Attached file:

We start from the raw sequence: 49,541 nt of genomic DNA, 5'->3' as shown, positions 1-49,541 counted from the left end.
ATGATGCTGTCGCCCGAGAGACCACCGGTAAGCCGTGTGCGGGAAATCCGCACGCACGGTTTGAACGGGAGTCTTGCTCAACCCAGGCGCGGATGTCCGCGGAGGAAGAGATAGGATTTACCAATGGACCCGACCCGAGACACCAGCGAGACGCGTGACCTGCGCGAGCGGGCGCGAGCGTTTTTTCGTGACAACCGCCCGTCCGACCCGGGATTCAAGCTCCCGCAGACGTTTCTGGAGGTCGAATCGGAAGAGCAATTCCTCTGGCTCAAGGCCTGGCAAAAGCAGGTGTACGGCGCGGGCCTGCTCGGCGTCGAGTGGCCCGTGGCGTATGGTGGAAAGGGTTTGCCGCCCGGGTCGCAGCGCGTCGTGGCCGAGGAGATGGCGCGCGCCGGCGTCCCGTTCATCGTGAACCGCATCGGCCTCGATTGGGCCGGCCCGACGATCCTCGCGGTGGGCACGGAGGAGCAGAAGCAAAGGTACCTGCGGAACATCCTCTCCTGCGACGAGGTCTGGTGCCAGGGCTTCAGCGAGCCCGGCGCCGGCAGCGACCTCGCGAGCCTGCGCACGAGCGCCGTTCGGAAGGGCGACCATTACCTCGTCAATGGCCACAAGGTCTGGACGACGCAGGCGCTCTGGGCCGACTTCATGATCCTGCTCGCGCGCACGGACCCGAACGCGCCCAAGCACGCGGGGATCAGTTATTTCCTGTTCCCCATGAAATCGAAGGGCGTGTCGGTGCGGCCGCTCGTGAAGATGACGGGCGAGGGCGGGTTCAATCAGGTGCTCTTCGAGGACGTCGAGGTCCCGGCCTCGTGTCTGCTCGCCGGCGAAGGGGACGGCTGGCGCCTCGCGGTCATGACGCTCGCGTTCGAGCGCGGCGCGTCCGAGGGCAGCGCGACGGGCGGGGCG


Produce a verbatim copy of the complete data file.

We start from the raw sequence: 49,541 nt of genomic DNA, 5'->3' as shown, positions 1-49,541 counted from the left end.
ATGATGCTGTCGCCCGAGAGACCACCGGTAAGCCGTGTGCGGGAAATCCGCACGCACGGTTTGAACGGGAGTCTTGCTCAACCCAGGCGCGGATGTCCGCGGAGGAAGAGATAGGATTTACCAATGGACCCGACCCGAGACACCAGCGAGACGCGTGACCTGCGCGAGCGGGCGCGAGCGTTTTTTCGTGACAACCGCCCGTCCGACCCGGGATTCAAGCTCCCGCAGACGTTTCTGGAGGTCGAATCGGAAGAGCAATTCCTCTGGCTCAAGGCCTGGCAAAAGCAGGTGTACGGCGCGGGCCTGCTCGGCGTCGAGTGGCCCGTGGCGTATGGTGGAAAGGGTTTGCCGCCCGGGTCGCAGCGCGTCGTGGCCGAGGAGATGGCGCGCGCCGGCGTCCCGTTCATCGTGAACCGCATCGGCCTCGATTGGGCCGGCCCGACGATCCTCGCGGTGGGCACGGAGGAGCAGAAGCAAAGGTACCTGCGGAACATCCTCTCCTGCGACGAGGTCTGGTGCCAGGGCTTCAGCGAGCCCGGCGCCGGCAGCGACCTCGCGAGCCTGCGCACGAGCGCCGTTCGGAAGGGCGACCATTACCTCGTCAATGGCCACAAGGTCTGGACGACGCAGGCGCTCTGGGCCGACTTCATGATCCTGCTCGCGCGCACGGACCCGAACGCGCCCAAGCACGCGGGGATCAGTTATTTCCTGTTCCCCATGAAATCGAAGGGCGTGTCGGTGCGGCCGCTCGTGAAGATGACGGGCGAGGGCGGGTTCAATCAGGTGCTCTTCGAGGACGTCGAGGTCCCGGCCTCGTGTCTGCTCGCCGGCGAAGGGGACGGCTGGCGCCTCGCGGTCATGACGCTCGCGTTCGAGCGCGGCGCGTCCGAGGGCAGCGCGACGGGCGGGGCG